An unofficial blog that watches Google's attempts to move your operating system online since 2005. Not affiliated with Google.

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January 30, 2009

Google Web Accelerator Discontinued

Last year, Google removed the download link from Google Web Accelerator's homepage as a sign that the product is no longer supported. Web Accelerator was a Labs experiment launched in 2005 that intended to speed up web browsing by prefetching content and downloading cached web pages from Google's servers.
Google Web Accelerator uses various strategies to make your web pages load faster, including:

* Sending your page requests through Google machines dedicated to handling Google Web Accelerator traffic.
* Storing copies of frequently looked at pages to make them quickly accessible.
* Downloading only the updates if a web page has changed slightly since you last viewed it.
* Prefetching certain pages onto your computer in advance.
* Managing your Internet connection to reduce delays.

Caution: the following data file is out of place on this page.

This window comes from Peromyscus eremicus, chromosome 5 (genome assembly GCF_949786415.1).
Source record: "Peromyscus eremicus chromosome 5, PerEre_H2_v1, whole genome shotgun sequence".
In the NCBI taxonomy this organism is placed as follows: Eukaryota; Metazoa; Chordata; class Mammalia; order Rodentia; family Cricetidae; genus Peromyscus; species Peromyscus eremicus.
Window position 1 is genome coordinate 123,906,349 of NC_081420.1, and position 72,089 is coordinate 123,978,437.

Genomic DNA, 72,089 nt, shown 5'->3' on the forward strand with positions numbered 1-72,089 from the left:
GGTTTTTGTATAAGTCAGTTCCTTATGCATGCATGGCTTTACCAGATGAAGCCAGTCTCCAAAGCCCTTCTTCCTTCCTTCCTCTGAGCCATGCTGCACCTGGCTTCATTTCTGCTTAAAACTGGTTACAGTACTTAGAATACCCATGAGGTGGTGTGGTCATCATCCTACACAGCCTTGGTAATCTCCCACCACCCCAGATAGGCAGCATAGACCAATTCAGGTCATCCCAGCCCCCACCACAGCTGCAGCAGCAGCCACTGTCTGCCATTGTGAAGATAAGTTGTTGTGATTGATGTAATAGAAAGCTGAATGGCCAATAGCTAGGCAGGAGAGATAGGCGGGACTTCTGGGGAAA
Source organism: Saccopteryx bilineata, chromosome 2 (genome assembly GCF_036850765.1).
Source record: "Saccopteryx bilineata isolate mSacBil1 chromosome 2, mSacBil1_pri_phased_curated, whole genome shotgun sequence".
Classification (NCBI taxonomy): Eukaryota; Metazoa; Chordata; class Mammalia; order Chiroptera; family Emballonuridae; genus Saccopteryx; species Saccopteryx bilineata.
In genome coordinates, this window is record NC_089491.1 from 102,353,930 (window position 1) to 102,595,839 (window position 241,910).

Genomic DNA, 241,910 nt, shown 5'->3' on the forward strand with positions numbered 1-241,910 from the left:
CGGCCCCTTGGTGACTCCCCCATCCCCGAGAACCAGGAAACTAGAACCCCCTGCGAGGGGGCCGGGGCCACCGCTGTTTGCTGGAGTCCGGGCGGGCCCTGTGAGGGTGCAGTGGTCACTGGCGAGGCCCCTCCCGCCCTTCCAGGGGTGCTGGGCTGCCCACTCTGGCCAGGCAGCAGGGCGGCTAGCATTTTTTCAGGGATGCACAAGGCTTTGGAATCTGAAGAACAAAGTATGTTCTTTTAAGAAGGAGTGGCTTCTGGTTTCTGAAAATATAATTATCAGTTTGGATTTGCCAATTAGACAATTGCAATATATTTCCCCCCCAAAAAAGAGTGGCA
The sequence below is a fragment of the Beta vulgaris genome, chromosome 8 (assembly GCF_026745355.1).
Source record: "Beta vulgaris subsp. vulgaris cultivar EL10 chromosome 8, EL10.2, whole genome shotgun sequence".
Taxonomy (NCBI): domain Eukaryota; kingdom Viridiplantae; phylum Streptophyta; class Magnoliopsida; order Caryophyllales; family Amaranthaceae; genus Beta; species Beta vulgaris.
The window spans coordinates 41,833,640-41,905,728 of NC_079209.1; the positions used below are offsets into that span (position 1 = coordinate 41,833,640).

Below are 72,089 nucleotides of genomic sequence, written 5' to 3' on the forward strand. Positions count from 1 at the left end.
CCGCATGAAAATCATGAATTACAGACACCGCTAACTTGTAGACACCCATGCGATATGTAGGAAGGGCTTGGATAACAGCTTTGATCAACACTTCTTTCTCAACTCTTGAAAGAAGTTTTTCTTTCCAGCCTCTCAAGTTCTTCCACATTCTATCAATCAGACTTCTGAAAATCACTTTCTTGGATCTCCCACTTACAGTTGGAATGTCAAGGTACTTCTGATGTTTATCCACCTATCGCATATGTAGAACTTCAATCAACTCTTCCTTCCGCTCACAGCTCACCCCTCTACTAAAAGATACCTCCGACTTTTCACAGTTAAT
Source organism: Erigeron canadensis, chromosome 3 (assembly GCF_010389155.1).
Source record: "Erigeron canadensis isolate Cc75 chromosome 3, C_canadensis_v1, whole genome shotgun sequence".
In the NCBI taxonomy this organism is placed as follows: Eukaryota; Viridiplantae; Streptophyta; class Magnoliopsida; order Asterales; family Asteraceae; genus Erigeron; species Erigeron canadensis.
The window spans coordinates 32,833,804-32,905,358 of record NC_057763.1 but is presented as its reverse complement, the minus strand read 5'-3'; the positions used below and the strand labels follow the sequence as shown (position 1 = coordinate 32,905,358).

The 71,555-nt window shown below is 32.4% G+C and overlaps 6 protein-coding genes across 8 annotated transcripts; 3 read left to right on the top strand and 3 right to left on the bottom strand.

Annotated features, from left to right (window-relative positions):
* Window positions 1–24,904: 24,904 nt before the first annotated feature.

* Compressing data before sending it to your computer.

The product was designed for broadband connections and it was only available for Windows. Web Accelerator became famous for a security problem: the software transferred unencrypted cookies to Google servers, which were cached and then sent to other Web Accelerator users. Even though the issue was fixed in the next releases, Google Web Accelerator was quickly forgotten and few people noticed that it didn't work well in Firefox 3 and it blocked YouTube videos.

Instead of updating the software, Google decided to discontinue it. "Google Web Accelerator was a great experiment which provided us with a lot of material for developing future products to serve our users," explained a Google spokesperson in October 2008.


Note: you can still download Web Accelerator from Google, but the caching service no longer works.

This blog is not affiliated with Google.